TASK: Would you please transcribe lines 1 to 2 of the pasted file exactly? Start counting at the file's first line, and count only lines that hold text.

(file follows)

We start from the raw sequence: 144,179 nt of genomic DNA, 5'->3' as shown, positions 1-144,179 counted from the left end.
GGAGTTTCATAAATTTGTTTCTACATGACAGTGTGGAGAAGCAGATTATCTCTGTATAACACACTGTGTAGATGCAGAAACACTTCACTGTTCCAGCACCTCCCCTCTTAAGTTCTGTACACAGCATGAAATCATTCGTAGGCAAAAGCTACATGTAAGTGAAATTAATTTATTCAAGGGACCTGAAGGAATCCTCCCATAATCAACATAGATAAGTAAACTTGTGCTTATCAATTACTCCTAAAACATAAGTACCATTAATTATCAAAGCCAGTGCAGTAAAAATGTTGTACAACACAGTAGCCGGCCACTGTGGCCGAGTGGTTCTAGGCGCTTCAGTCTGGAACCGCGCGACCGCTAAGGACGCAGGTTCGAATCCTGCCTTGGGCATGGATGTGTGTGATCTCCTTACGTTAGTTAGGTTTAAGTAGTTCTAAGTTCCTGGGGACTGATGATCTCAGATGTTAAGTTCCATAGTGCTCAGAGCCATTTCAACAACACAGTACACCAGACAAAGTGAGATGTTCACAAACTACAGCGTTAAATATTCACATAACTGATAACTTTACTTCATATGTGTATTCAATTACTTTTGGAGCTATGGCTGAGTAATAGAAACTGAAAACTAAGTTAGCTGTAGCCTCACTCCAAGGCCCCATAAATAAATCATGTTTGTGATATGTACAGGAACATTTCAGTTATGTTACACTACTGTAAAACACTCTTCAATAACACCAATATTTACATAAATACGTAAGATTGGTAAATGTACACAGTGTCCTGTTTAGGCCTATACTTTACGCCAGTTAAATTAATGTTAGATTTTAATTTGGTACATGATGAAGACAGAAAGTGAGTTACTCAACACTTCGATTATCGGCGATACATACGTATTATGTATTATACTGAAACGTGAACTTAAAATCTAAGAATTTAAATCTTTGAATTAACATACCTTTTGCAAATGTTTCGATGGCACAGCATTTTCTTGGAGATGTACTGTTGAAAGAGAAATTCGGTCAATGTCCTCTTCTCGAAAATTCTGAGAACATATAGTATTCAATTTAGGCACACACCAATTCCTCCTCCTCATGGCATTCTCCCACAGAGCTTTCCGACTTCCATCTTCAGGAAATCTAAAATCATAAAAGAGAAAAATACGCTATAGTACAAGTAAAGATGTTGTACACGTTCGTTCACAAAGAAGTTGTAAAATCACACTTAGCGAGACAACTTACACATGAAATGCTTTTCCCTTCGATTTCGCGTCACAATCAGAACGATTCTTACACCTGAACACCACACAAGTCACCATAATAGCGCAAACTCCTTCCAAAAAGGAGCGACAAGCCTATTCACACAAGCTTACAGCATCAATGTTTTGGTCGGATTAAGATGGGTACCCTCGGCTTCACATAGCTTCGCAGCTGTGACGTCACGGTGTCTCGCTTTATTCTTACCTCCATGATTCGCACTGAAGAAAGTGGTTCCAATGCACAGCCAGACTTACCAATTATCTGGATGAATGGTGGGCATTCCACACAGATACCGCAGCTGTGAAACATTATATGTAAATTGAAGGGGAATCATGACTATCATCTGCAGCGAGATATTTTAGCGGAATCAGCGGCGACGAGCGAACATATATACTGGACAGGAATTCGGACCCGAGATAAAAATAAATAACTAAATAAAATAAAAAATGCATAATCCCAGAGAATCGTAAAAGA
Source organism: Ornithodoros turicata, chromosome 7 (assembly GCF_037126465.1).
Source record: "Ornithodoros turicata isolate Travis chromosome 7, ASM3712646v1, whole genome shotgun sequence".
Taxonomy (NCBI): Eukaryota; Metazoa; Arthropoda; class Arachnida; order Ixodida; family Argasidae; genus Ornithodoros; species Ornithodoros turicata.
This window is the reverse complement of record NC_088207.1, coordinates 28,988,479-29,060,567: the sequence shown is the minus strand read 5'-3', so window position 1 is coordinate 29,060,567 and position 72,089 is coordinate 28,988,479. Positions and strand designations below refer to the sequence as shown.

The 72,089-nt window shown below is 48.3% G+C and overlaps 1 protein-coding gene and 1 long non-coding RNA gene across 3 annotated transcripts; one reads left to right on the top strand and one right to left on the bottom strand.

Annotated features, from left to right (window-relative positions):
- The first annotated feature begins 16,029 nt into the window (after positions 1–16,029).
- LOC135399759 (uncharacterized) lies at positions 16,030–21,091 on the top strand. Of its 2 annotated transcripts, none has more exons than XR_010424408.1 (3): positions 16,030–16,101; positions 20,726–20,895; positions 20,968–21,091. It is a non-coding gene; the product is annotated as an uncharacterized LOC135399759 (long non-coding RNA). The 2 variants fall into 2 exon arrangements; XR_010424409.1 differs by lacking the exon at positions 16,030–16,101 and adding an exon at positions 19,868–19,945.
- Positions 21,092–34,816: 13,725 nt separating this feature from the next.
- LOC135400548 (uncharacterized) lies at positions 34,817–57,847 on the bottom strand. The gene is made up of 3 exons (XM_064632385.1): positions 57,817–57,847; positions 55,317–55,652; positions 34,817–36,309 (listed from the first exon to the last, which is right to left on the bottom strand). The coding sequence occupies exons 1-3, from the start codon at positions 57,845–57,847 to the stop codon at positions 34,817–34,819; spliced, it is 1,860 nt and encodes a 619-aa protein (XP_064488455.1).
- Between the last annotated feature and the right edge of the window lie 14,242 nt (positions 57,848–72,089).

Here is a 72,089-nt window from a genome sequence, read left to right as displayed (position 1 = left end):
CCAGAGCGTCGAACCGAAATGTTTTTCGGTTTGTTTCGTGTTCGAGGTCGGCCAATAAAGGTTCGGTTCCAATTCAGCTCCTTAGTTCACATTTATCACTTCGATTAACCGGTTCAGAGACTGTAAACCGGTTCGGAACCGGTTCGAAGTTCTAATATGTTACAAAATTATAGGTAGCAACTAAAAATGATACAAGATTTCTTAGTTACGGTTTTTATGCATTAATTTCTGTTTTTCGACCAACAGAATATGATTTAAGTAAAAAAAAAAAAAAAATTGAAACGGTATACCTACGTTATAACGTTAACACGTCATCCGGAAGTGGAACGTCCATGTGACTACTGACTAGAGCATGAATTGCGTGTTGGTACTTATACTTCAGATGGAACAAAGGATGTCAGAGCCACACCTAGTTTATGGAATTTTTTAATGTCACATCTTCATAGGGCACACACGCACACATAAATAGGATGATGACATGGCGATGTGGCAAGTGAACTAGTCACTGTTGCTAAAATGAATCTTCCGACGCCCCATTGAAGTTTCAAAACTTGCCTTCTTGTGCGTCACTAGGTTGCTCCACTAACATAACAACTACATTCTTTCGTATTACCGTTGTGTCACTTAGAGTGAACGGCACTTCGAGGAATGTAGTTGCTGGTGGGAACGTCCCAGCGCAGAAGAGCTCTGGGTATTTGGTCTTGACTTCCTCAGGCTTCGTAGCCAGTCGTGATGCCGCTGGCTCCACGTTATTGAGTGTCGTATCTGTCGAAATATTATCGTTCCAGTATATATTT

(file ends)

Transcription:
We start from the raw sequence: 144,179 nt of genomic DNA, 5'->3' as shown, positions 1-144,179 counted from the left end.
GGAGTTTCATAAATTTGTTTCTACATGACAGTGTGGAGAAGCAGATTATCTCTGTATAACACACTGTGTAGATGCAGAAACACTTCACTGTTCCAGCACCTCCCCTCTTAAGTTCTGTACACAGCATGAAATCATTCGTAGGCAAAAGCTACATGTAAGTGAAATTAATTTATTCAAGGGACCTGAAGGAATCCTCCCATAATCAACATAGATAAGTAAACTTGTGCTTATCAATTACTCCTAAAACATAAGTACCATTAATTATCAAAGCCAGTGCAGTAAAAATGTTGTACAACACAGTAGCCGGCCACTGTGGCCGAGTGGTTCTAGGCGCTTCAGTCTGGAACCGCGCGACCGCTAAGGACGCAGGTTCGAATCCTGCCTTGGGCATGGATGTGTGTGATCTCCTTACGTTAGTTAGGTTTAAGTAGTTCTAAGTTCCTGGGGACTGATGATCTCAGATGTTAAGTTCCATAGTGCTCAGAGCCATTTCAACAACACAGTACACCAGACAAAGTGAGATGTTCACAAACTACAGCGTTAAATATTCACATAACTGATAACTTTACTTCATATGTGTATTCAATTACTTTTGGAGCTATGGCTGAGTAATAGAAACTGAAAACTAAGTTAGCTGTAGCCTCACTCCAAGGCCCCATAAATAAATCATGTTTGTGATATGTACAGGAACATTTCAGTTATGTTACACTACTGTAAAACACTCTTCAATAACACCAATATTTACATAAATACGTAAGATTGGTAAATGTACACAGTGTCCTGTTTAGGCCTATACTTTACGCCAGTTAAATTAATGTTAGATTTTAATTTGGTACATGATGAAGACAGAAAGTGAGTTACTCAACACTTCGATTATCGGCGATACATACGTATTATGTATTATACTGAAACGTGAACTTAAAATCTAAGAATTTAAATCTTTGAATTAACATACCTTTTGCAAATGTTTCGATGGCACAGCATTTTCTTGGAGATGTACTGTTGAAAGAGAAATTCGGTCAATGTCCTCTTCTCGAAAATTCTGAGAACATATAGTATTCAATTTAGGCACACACCAATTCCTCCTCCTCATGGCATTCTCCCACAGAGCTTTCCGACTTCCATCTTCAGGAAATCTAAAATCATAAAAGAGAAAAATACGCTATAGTACAAGTAAAGATGTTGTACACGTTCGTTCACAAAGAAGTTGTAAAATCACACTTAGCGAGACAACTTACACATGAAATGCTTTTCCCTTCGATTTCGCGTCACAATCAGAACGATTCTTACACCTGAACACCACACAAGTCACCATAATAGCGCAAACTCCTTCCAAAAAGGAGCGACAAGCCTATTCACACAAGCTTACAGCATCAATGTTTTGGTCGGATTAAGATGGGTACCCTCGGCTTCACATAGCTTCGCAGCTGTGACGTCACGGTGTCTCGCTTTATTCTTACCTCCATGATTCGCACTGAAGAAAGTGGTTCCAATGCACAGCCAGACTTACCAATTATCTGGATGAATGGTGGGCATTCCACACAGATACCGCAGCTGTGAAACATTATATGTAAATTGAAGGGGAATCATGACTATCATCTGCAGCGAGATATTTTAGCGGAATCAGCGGCGACGAGCGAACATATATACTGGACAGGAATTCGGACCCGAGATAAAAATAAATAACTAAATAAAATAAAAAATGCATAATCCCAGAGAATCGTAAAAGA